President Donald Trump is entirely predictable. Well, within the sense of what he watches.
Operating like clockwork, Trump rises early each morning and tunes into MSNBC’s “Morning Joe.” Hosted by Joe Scarborough and Mika Brzezinski, the three-hour show covers a broad array of political movements, making it a staple in the American news cycle. After Trump finishes the day, he retires to his study for more television. According to the New York Times, Trump will watch “The O’Reilly Factor” on Fox at this time. It’s indeed no surprise that the president watches NBC and Fox, considering each outlet rakes in millions of viewers.
Rather, it’s the substantial influence that both networks have gained within the White House that has flipped Washington D.C. on its head.
President Trump brings uncertainty into the Oval Office. His unusual style of politics stresses the importance of weaving a tight-knit circle that rejects outside influence; indeed, he campaigned on this issue months ago. Hidden advisors such as Steve Bannon and Jared Kushner have a direct influence on his policy decision. This has proven rather troublesome, as White House officials were left out of Trump’s decision to ban Muslims from the United States. Accordingly, lobbyists have also been pushed out, rendering them incapable of speaking with the president. Therefore, groups like VoteVets have chosen an untraditional route to influence Donald Trump.
Using expensive advertisement slots, lobbying groups are hoping to catch Trump’s ear during his free time while he relaxes. Aired during “Morning Joe’s” Feb. 6 show, VoteVets played an advertisement aimed straight at the president. Tweeting later that day, the group said, “@realDonaldTrump, we’re debuting this ad on @Morning_Joe, and taking it to other morning shows you watch, too!” This unusual attempt at influencing the president may seem ridiculous, but it’s evidently rather effective.
As many will remember, President Obama made a bold decision his final week in office to pardon Chelsea Manning, a former soldier accused of leaking U.S. national intelligence. As The Atlantic noted, “…minutes after Fox News used the words ‘ungrateful traitor’ to describe Chelsea Manning and ‘weak leader’ to describe President Obama, Trump sent a tweet calling Manning an ‘Ungrateful TRAITOR’ and Obama ‘a weak leader.’” While this might’ve been a mere coincidence, Trump has done this multiple times before.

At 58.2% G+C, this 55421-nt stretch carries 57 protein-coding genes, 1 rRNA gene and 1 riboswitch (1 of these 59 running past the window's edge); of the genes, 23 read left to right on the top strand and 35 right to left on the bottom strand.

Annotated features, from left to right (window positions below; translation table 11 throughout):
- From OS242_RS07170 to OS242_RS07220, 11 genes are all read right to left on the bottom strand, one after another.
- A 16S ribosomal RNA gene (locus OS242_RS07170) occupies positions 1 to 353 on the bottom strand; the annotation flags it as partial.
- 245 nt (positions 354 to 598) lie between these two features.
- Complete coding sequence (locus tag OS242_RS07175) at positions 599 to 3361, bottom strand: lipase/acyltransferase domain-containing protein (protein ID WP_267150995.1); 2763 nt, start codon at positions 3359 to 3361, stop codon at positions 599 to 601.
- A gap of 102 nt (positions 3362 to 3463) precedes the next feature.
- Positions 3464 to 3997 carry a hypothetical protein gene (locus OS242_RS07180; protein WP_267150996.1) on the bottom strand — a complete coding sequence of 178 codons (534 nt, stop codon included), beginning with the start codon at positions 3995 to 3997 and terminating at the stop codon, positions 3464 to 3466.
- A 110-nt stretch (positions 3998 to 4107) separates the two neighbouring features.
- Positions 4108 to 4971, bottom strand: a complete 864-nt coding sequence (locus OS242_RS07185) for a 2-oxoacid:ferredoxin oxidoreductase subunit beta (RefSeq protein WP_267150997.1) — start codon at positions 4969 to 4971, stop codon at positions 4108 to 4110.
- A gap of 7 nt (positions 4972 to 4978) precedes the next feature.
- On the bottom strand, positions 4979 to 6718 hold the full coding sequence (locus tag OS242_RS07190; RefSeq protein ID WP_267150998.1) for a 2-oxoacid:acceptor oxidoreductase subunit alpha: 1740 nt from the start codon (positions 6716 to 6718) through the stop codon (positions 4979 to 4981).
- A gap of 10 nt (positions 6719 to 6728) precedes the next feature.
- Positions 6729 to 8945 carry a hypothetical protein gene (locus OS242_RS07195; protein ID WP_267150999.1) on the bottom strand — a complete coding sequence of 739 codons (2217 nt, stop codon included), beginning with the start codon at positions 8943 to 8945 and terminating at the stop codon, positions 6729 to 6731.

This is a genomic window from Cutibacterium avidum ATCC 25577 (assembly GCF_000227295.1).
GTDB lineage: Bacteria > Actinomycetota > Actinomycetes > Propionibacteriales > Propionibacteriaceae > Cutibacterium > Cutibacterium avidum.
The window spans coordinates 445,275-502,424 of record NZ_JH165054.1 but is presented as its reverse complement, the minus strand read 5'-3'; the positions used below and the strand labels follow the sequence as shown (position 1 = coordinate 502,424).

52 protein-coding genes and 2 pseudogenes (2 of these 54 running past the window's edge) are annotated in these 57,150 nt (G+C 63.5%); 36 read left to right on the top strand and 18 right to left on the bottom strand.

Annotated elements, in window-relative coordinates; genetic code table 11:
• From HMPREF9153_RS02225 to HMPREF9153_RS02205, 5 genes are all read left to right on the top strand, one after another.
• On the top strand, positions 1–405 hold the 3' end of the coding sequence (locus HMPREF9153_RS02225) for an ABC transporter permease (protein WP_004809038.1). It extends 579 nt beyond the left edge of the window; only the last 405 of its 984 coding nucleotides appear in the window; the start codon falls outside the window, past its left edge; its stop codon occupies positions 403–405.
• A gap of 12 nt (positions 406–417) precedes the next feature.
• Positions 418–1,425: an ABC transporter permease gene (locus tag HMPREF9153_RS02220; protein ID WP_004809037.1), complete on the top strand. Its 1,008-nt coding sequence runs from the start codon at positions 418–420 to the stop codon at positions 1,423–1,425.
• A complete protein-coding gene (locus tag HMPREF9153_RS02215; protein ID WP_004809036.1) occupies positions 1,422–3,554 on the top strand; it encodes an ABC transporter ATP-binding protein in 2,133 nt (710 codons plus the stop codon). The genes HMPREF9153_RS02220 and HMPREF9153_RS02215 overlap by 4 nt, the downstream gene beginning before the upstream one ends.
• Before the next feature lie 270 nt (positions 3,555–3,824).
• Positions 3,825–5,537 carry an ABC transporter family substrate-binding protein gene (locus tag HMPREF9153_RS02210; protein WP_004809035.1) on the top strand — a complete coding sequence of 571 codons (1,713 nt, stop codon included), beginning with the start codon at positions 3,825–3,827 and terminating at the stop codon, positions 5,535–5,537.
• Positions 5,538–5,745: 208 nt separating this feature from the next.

Reacting to an “O’Reilly Factor” report on Chicago, Trump tweeted about the city’s murder rates shortly after O’Reilly’s segment on Fox. Combined with Scarborough’s tendency to tweet the president during his show, it becomes clear why lobbyists are using advertisements to influence the White House — it’s their only path to Trump. As Politico reported, “One prominent D.C. consultant said some of his clients, including a big bank and major pharmaceutical company, were negotiating this week to buy ads … because they knew they had a good chance of reaching the president.” This intense competition has driven up network advertising prices rather quickly.
Since the Nov. 8 election, “Morning Joe’s” ad prices have more than doubled, with subsequent price hikes for various Fox News programs. Numerous agencies in D.C. have capitalized on this, acknowledging that advertisements are a direct line to the president. Within this sense, targeted advertising is a practice entirely removed from traditional lobbying — it represents an inversion of the business model.
Ordinarily, commercial slots during news programs are meant to appeal to large groups of people. President Donald Trump is a single man amongst millions of viewers. Yet, what a viewer he is for NBC and Fox. Followed by roughly 24 million people on Twitter, a single Trump tweet can slash the value of company stocks (e.g. Lockheed Martin and Boeing). The reverse is also true, especially if the president sings his praises for a certain company. Therefore, if an advertiser is allowed to capture his attention for less than a minute, they could theoretically shift the entire market.
Major industries, such as pharmaceutical companies, are inclined to spend millions trying to change Trump’s mind during a commercial break. Although Fox News and MSNBC have both refused to speak publicly about the practice, consultants expect that ad rates for “Morning Joe” and Fox News will likely rise in the coming years. Nothing quite portrays the attention span of a leader in the 21st Century better than a 30-second advertisement shifting the course of an entire nation.